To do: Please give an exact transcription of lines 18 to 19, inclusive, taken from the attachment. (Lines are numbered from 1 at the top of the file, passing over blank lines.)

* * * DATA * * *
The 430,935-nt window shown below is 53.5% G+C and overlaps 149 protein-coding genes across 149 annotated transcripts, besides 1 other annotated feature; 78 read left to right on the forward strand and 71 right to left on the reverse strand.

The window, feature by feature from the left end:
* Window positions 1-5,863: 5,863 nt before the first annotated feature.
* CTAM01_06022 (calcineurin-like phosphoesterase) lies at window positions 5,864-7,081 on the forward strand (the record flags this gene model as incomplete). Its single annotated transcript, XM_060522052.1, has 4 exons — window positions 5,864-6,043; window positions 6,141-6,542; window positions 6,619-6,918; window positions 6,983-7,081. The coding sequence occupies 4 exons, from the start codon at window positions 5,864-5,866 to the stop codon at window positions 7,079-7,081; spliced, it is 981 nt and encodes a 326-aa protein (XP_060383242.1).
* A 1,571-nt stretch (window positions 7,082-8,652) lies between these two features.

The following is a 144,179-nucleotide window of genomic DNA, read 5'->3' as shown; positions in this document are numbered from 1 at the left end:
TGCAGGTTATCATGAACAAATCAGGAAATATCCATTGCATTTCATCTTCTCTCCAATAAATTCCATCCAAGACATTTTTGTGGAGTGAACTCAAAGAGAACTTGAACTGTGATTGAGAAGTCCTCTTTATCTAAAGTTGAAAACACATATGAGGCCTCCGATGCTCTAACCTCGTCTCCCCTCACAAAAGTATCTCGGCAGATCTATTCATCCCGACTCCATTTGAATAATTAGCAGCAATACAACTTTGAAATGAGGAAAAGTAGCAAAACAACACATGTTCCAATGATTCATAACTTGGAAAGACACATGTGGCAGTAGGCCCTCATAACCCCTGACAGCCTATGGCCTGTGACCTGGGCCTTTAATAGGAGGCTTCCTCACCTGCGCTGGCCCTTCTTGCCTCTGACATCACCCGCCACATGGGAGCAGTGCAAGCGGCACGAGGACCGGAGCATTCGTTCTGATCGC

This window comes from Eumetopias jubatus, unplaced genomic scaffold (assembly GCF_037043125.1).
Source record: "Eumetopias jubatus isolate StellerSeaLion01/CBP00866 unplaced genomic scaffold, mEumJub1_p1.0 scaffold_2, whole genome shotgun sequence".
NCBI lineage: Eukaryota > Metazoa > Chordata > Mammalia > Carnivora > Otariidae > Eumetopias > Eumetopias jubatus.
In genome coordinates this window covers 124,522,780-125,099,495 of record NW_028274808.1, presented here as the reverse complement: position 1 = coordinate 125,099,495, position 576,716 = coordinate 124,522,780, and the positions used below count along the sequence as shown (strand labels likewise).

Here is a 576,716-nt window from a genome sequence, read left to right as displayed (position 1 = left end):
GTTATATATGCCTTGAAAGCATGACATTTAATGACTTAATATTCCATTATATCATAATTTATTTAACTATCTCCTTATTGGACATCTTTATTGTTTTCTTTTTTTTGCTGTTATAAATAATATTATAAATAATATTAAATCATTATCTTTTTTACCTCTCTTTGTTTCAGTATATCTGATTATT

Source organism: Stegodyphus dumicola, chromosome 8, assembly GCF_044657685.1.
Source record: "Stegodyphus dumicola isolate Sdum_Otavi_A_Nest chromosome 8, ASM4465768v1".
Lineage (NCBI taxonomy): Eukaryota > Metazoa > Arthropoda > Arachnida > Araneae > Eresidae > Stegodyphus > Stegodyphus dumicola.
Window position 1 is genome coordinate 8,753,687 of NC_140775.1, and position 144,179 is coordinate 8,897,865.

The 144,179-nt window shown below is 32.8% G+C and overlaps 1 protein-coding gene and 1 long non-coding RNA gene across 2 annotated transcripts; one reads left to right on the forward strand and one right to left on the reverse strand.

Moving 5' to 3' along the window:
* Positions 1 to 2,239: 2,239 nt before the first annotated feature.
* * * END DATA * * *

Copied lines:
The 144,179-nt window shown below is 32.8% G+C and overlaps 1 protein-coding gene and 1 long non-coding RNA gene across 2 annotated transcripts; one reads left to right on the forward strand and one right to left on the reverse strand.

Moving 5' to 3' along the window: